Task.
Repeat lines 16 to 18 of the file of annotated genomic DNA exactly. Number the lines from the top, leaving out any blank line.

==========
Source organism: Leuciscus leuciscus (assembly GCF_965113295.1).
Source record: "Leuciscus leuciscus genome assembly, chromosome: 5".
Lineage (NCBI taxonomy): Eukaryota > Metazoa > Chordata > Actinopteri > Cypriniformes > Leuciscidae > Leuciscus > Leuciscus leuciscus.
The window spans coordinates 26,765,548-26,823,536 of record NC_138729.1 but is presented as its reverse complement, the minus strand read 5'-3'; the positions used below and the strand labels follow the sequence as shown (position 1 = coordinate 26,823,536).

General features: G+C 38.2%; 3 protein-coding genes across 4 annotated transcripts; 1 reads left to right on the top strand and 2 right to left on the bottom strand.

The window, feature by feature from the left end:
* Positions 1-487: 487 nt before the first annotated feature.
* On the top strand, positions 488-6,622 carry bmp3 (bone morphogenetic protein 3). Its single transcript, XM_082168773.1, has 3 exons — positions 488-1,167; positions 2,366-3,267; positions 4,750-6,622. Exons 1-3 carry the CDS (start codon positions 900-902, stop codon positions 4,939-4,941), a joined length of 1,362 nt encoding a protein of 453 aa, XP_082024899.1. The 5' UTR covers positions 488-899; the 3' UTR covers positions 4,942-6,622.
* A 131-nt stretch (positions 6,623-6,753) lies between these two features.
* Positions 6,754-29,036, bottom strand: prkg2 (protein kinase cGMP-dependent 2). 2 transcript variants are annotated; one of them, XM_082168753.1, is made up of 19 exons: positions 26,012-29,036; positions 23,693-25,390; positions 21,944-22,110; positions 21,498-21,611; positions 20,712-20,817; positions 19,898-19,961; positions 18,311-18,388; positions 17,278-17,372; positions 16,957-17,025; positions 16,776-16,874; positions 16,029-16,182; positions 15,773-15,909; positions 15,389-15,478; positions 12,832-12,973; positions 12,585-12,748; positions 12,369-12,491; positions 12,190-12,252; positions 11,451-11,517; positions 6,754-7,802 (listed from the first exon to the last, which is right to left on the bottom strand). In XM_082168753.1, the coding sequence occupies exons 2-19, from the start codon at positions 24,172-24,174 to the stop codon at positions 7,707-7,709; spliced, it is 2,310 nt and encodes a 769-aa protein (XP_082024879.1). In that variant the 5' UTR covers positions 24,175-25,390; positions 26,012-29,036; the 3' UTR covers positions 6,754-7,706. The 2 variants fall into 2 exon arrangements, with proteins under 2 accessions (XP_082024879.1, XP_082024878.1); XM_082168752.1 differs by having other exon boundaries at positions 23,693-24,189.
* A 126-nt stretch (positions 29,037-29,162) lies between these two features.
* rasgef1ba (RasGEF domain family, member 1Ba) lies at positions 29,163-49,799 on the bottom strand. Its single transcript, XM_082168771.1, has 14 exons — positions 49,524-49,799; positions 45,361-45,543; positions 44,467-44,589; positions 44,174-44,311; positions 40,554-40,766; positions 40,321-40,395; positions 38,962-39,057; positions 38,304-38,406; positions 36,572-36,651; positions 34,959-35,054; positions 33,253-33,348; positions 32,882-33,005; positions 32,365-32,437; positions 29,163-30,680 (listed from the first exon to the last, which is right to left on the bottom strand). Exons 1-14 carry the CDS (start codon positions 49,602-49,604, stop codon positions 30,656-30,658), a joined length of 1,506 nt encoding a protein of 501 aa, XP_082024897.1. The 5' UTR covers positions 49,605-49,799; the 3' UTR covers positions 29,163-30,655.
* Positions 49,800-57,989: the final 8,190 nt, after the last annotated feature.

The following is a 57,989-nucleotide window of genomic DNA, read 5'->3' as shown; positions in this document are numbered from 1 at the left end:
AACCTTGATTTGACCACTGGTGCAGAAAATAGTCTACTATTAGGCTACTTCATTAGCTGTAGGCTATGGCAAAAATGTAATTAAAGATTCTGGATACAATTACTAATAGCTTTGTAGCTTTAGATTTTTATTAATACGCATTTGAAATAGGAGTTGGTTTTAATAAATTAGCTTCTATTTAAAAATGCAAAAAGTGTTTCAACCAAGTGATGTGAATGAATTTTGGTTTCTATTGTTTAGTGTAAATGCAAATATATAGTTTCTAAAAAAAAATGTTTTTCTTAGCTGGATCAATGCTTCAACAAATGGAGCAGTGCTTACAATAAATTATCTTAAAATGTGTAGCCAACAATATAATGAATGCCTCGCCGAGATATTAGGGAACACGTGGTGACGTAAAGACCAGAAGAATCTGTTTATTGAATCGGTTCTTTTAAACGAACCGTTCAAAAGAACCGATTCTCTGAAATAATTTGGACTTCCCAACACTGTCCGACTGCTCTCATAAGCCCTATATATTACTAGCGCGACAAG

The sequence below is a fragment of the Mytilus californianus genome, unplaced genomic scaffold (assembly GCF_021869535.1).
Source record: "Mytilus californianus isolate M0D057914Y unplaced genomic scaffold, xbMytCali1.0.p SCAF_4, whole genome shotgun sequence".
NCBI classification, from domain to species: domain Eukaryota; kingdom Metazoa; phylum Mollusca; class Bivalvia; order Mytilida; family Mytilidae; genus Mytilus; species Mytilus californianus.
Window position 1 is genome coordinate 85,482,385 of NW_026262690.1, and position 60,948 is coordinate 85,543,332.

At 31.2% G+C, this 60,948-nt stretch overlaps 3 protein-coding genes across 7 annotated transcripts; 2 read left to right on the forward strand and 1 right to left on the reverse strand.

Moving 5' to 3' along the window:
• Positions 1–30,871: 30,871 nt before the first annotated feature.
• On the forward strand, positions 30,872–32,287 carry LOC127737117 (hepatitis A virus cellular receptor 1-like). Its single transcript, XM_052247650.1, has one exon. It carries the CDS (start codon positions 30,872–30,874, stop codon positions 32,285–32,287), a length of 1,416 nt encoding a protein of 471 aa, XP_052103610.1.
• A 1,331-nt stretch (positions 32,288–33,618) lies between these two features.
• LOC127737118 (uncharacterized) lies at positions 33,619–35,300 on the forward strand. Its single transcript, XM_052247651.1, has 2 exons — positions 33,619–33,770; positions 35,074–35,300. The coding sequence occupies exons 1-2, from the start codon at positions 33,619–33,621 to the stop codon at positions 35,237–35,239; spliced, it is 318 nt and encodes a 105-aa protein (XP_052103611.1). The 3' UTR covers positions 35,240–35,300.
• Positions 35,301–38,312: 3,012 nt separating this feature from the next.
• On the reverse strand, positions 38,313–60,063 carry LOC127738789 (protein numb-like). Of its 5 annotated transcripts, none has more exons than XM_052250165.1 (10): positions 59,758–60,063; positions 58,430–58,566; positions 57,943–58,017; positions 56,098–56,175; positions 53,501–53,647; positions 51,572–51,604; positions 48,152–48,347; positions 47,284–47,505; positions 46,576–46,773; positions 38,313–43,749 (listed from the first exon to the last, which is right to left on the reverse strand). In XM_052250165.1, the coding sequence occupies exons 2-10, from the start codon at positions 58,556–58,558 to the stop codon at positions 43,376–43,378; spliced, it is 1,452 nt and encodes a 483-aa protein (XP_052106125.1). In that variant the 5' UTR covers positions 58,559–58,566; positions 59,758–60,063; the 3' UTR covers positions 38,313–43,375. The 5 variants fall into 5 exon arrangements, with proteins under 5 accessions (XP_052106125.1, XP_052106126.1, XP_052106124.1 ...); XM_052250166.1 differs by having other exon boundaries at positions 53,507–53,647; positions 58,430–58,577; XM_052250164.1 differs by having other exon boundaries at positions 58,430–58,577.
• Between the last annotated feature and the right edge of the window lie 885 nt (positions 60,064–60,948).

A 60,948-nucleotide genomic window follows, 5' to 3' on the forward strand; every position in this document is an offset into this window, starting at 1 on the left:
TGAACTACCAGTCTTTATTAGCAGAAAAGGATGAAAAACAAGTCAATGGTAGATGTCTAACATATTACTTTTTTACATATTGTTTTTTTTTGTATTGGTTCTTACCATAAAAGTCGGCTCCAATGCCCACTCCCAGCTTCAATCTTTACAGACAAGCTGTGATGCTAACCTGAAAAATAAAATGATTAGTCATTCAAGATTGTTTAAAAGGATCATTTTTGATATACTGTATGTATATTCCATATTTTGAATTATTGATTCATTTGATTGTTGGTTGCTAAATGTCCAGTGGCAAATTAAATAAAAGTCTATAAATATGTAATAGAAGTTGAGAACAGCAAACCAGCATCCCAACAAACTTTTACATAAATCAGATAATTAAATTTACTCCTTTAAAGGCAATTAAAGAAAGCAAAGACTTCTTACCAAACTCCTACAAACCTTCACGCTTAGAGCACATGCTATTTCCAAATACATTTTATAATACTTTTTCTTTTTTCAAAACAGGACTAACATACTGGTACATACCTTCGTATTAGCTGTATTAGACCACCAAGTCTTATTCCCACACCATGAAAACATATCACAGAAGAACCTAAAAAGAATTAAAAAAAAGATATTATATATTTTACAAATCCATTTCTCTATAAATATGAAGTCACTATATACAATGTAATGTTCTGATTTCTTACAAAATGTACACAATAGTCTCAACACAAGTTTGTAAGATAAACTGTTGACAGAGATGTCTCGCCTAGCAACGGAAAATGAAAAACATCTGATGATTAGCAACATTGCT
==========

The sequence below is a fragment of the Mytilus californianus genome, unplaced genomic scaffold (assembly GCF_021869535.1).
Source record: "Mytilus californianus isolate M0D057914Y unplaced genomic scaffold, xbMytCali1.0.p SCAF_4, whole genome shotgun sequence".
NCBI classification, from domain to species: domain Eukaryota; kingdom Metazoa; phylum Mollusca; class Bivalvia; order Mytilida; family Mytilidae; genus Mytilus; species Mytilus californianus.